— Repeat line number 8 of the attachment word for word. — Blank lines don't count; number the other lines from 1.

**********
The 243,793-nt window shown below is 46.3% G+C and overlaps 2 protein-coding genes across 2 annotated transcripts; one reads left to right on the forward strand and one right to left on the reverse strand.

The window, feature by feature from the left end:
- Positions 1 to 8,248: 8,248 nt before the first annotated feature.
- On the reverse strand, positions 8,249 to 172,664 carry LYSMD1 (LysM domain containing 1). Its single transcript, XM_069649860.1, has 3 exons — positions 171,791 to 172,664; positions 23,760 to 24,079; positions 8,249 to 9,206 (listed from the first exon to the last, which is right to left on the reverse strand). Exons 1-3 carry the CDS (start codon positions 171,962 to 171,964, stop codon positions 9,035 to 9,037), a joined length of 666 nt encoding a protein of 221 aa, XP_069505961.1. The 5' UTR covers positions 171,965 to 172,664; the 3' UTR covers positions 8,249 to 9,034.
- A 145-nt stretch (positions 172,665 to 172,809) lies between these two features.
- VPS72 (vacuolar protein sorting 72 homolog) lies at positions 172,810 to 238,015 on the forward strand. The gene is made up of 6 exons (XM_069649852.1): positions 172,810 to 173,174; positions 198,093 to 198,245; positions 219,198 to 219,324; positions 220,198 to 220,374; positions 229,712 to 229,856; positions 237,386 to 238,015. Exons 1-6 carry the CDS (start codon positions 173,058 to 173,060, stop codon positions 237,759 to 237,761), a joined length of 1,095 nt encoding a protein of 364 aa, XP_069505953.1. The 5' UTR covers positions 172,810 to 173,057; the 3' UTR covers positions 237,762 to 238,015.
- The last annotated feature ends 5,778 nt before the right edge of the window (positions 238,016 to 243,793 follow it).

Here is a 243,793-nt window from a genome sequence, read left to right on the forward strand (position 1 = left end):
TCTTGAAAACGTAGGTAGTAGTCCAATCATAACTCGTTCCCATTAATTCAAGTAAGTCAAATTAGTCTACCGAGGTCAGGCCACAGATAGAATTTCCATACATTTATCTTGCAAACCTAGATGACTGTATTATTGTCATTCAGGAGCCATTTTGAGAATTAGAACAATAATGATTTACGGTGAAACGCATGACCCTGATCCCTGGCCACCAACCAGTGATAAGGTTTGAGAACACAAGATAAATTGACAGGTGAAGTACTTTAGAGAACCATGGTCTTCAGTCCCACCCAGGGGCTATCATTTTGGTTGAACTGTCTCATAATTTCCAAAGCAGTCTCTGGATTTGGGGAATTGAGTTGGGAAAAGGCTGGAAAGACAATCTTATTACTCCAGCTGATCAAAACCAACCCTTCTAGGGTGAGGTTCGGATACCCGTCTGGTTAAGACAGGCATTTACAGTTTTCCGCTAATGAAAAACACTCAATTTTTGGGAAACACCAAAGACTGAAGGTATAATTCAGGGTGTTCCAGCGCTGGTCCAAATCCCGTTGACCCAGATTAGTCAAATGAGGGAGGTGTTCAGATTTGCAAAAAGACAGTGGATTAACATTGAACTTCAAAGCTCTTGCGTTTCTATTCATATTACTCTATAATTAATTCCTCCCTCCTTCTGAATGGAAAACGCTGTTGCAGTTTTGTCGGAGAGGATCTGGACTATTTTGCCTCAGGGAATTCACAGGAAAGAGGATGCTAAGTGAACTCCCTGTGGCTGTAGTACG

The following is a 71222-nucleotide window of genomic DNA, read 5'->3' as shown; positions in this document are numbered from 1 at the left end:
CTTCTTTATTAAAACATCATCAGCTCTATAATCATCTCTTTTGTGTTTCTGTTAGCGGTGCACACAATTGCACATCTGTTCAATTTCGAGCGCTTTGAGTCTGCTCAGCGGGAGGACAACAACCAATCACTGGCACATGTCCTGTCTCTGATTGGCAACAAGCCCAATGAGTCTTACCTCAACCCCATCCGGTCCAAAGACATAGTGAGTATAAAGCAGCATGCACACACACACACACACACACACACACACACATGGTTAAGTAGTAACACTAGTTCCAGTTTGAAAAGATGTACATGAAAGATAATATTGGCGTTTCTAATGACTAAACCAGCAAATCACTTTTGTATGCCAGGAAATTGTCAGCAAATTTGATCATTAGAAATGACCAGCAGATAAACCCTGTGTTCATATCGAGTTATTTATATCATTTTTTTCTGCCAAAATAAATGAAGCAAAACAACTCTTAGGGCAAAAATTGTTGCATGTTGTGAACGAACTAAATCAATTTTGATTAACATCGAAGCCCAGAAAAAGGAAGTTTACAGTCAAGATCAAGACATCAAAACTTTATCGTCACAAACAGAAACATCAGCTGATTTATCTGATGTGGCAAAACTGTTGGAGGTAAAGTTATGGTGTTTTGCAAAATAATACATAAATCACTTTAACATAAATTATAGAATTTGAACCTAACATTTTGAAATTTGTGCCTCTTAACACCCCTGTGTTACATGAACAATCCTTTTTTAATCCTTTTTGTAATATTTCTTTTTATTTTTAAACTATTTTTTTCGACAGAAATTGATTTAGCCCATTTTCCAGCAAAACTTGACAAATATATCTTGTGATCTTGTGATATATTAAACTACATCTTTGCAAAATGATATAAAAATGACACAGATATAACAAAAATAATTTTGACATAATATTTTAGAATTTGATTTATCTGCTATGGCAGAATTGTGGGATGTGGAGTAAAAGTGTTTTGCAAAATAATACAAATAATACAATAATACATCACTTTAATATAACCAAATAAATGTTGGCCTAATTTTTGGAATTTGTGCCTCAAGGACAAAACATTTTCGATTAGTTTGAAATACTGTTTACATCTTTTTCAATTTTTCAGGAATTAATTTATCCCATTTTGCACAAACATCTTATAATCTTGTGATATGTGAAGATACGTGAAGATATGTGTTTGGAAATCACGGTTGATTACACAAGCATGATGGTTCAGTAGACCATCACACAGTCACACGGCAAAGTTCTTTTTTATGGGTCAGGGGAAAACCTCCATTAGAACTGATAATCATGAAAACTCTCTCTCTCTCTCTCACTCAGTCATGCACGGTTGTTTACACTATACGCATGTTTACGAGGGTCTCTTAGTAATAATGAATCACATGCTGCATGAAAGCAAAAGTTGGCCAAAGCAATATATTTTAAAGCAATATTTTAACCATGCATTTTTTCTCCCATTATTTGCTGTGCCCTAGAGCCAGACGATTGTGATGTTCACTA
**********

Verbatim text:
Here is a 243,793-nt window from a genome sequence, read left to right on the forward strand (position 1 = left end):